Why getting divorced just got easier
‘No-fault’ divorces aimed at reducing conflict between separating couples come into force today.
Changes to the Divorce, Dissolution and Separation Act (2020) represent the biggest shake up in divorce law for more than half a century.
Separating couples no longer need to apportion blame for the breakdown of their marriage, helping them to instead focus on key practical decisions involving children or their finances.
Previously, one spouse was forced to make accusations about the other’s conduct, such as ‘unreasonable behavior’ or adultery, or face years of separation before a divorce could be granted. This was regardless of whether a couple had made a mutual decision to separate.
The changes mean that a spouse, or a couple jointly, can now apply for divorce by stating their marriage has broken down irretrievably. It removes unnecessary finger-pointing and acrimony at a time where emotions are already running high.
Importantly, it stops one partner from vindictively contesting a divorce and locking their spouse into an unhappy marriage. In some cases, domestic abusers can use their ability to challenge the process to further harm their victims or to trap them in the relationship. The reforms will put an end to this behavior.
The act also introduces a new minimum timeframe of 20 weeks between the start of proceedings and when individuals may apply for a conditional order of divorce. This will offer time to agree important arrangements for the future such as those involving children, finance and property.
Dominic Raab, secretary of state for justice, said: “The breakdown of a marriage can be agonising for all involved, especially children. We want to reduce the acrimony couples endure and end the anguish that children suffer.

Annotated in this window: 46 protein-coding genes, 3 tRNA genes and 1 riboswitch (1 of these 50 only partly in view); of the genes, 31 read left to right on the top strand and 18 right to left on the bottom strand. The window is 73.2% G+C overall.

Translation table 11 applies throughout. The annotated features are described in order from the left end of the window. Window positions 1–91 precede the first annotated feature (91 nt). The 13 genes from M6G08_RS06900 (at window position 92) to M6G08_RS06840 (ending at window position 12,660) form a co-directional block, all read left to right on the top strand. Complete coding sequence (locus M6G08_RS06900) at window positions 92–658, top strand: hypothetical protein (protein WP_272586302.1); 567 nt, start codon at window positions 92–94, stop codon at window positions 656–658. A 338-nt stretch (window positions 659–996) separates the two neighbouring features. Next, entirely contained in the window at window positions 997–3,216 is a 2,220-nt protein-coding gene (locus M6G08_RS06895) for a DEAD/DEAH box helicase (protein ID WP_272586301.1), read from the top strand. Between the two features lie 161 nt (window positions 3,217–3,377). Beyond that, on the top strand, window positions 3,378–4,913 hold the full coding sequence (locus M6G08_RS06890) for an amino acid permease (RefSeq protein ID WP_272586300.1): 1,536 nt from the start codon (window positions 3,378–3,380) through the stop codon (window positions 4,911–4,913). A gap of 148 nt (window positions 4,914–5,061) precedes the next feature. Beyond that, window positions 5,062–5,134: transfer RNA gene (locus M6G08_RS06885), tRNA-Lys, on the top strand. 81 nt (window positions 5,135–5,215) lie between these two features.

“That’s why we are allowing couples to apply for divorce without having to prove fault, ending the blame game, where a marriage has broken down irretrievably, and enabling couples to move on with their lives without the bitter wrangling of an adversarial divorce process.”
The reforms are part of wider government efforts to reduce conflict in the family courts, to protect children from harm and divert suitable cases away from the courtrooms.
This includes a mediation voucher scheme helping thousands of families resolve disputes without the need for often lengthy and costly courtroom battles.
Helen Bowns, partner and head of the family team at law firm Shakespeare Martineau, said: “The introduction of no-fault divorce is by far the biggest change we’ve seen to UK family law for many years. As well as removing the requirement to place blame, it means couples can apply jointly for a divorce, something that we have never seen before. It also means that a divorce can no longer be defended, ensuring situations such as the Owens v Owens case no longer happen, where one person is trapped in a marriage for five years before proceedings can begin.
“Whilst it should be universally welcomed, divorcing couples must not assume that it’s instantaneous. There’s still a process that needs to be followed and it won’t be possible to legally separate overnight.
“Even after today, couples must still wait 20 weeks to apply for a decree nisi or under the new legislation, a ‘conditional order’ and then a further six weeks for the decree absolute, or ‘final order’. In total, a no-fault divorce will still take a minimum of 26 weeks, or 6.5 months, to enable finances and child arrangements to be sorted.”
The new legislation will only apply to couples who filed for divorce through an online portal after 31 March 2022. Anyone who was going through the process before that date will still be treated according to the older legislation.